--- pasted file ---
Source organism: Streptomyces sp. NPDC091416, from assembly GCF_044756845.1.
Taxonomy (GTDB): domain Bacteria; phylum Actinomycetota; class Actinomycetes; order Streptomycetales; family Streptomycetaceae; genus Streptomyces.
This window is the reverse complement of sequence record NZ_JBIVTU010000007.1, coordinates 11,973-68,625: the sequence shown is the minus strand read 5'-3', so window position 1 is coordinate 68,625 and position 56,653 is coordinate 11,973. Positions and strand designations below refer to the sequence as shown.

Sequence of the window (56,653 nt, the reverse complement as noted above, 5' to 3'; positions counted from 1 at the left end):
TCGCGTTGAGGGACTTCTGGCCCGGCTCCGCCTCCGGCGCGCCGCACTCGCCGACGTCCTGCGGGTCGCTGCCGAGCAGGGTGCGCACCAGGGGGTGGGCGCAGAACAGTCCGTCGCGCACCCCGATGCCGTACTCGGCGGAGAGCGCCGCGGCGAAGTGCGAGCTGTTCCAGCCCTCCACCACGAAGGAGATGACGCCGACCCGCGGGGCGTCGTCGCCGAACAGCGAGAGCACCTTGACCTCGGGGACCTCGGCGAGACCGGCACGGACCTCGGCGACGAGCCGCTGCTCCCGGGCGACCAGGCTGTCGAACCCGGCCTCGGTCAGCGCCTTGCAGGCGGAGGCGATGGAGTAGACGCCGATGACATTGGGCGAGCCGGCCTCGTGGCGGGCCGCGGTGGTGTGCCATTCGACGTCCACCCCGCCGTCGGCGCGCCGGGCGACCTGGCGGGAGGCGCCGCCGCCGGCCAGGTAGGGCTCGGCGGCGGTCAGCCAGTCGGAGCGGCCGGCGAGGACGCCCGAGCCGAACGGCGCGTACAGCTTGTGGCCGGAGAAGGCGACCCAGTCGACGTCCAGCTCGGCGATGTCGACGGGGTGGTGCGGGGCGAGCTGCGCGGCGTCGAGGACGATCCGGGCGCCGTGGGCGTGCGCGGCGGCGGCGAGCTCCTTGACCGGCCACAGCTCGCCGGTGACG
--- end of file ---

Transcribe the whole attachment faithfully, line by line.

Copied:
Source organism: Streptomyces sp. NPDC091416, from assembly GCF_044756845.1.
Taxonomy (GTDB): domain Bacteria; phylum Actinomycetota; class Actinomycetes; order Streptomycetales; family Streptomycetaceae; genus Streptomyces.
This window is the reverse complement of sequence record NZ_JBIVTU010000007.1, coordinates 11,973-68,625: the sequence shown is the minus strand read 5'-3', so window position 1 is coordinate 68,625 and position 56,653 is coordinate 11,973. Positions and strand designations below refer to the sequence as shown.

Sequence of the window (56,653 nt, the reverse complement as noted above, 5' to 3'; positions counted from 1 at the left end):
TCGCGTTGAGGGACTTCTGGCCCGGCTCCGCCTCCGGCGCGCCGCACTCGCCGACGTCCTGCGGGTCGCTGCCGAGCAGGGTGCGCACCAGGGGGTGGGCGCAGAACAGTCCGTCGCGCACCCCGATGCCGTACTCGGCGGAGAGCGCCGCGGCGAAGTGCGAGCTGTTCCAGCCCTCCACCACGAAGGAGATGACGCCGACCCGCGGGGCGTCGTCGCCGAACAGCGAGAGCACCTTGACCTCGGGGACCTCGGCGAGACCGGCACGGACCTCGGCGACGAGCCGCTGCTCCCGGGCGACCAGGCTGTCGAACCCGGCCTCGGTCAGCGCCTTGCAGGCGGAGGCGATGGAGTAGACGCCGATGACATTGGGCGAGCCGGCCTCGTGGCGGGCCGCGGTGGTGTGCCATTCGACGTCCACCCCGCCGTCGGCGCGCCGGGCGACCTGGCGGGAGGCGCCGCCGCCGGCCAGGTAGGGCTCGGCGGCGGTCAGCCAGTCGGAGCGGCCGGCGAGGACGCCCGAGCCGAACGGCGCGTACAGCTTGTGGCCGGAGAAGGCGACCCAGTCGACGTCCAGCTCGGCGATGTCGACGGGGTGGTGCGGGGCGAGCTGCGCGGCGTCGAGGACGATCCGGGCGCCGTGGGCGTGCGCGGCGGCGGCGAGCTCCTTGACCGGCCACAGCTCGCCGGTGACG